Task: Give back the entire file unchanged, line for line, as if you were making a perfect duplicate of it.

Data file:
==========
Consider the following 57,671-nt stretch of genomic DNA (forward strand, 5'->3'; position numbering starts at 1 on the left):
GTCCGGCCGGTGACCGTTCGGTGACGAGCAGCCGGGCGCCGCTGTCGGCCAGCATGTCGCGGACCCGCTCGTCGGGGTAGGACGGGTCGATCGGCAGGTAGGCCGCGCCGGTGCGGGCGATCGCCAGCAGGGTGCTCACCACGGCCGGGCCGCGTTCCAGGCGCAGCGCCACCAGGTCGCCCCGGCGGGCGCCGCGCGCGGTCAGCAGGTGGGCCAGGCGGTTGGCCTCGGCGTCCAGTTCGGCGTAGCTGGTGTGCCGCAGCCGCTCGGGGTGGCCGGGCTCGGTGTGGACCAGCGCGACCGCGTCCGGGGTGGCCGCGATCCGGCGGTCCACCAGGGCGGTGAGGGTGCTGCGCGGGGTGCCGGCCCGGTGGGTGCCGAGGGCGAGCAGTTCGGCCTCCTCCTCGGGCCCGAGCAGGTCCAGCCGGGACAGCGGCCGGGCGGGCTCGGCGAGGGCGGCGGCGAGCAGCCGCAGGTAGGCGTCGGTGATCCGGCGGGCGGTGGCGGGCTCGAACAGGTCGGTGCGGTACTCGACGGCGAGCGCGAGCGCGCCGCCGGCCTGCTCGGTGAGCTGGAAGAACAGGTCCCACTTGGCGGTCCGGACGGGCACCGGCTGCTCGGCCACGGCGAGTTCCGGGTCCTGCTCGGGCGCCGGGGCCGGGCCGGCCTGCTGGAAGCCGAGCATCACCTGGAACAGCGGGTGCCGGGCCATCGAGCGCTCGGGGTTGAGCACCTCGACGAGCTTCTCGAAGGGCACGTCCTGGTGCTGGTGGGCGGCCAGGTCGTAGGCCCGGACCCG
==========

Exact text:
Consider the following 57,671-nt stretch of genomic DNA (forward strand, 5'->3'; position numbering starts at 1 on the left):
GTCCGGCCGGTGACCGTTCGGTGACGAGCAGCCGGGCGCCGCTGTCGGCCAGCATGTCGCGGACCCGCTCGTCGGGGTAGGACGGGTCGATCGGCAGGTAGGCCGCGCCGGTGCGGGCGATCGCCAGCAGGGTGCTCACCACGGCCGGGCCGCGTTCCAGGCGCAGCGCCACCAGGTCGCCCCGGCGGGCGCCGCGCGCGGTCAGCAGGTGGGCCAGGCGGTTGGCCTCGGCGTCCAGTTCGGCGTAGCTGGTGTGCCGCAGCCGCTCGGGGTGGCCGGGCTCGGTGTGGACCAGCGCGACCGCGTCCGGGGTGGCCGCGATCCGGCGGTCCACCAGGGCGGTGAGGGTGCTGCGCGGGGTGCCGGCCCGGTGGGTGCCGAGGGCGAGCAGTTCGGCCTCCTCCTCGGGCCCGAGCAGGTCCAGCCGGGACAGCGGCCGGGCGGGCTCGGCGAGGGCGGCGGCGAGCAGCCGCAGGTAGGCGTCGGTGATCCGGCGGGCGGTGGCGGGCTCGAACAGGTCGGTGCGGTACTCGACGGCGAGCGCGAGCGCGCCGCCGGCCTGCTCGGTGAGCTGGAAGAACAGGTCCCACTTGGCGGTCCGGACGGGCACCGGCTGCTCGGCCACGGCGAGTTCCGGGTCCTGCTCGGGCGCCGGGGCCGGGCCGGCCTGCTGGAAGCCGAGCATCACCTGGAACAGCGGGTGCCGGGCCATCGAGCGCTCGGGGTTGAGCACCTCGACGAGCTTCTCGAAGGGCACGTCCTGGTGCTGGTGGGCGGCCAGGTCGTAGGCCCGGACCCG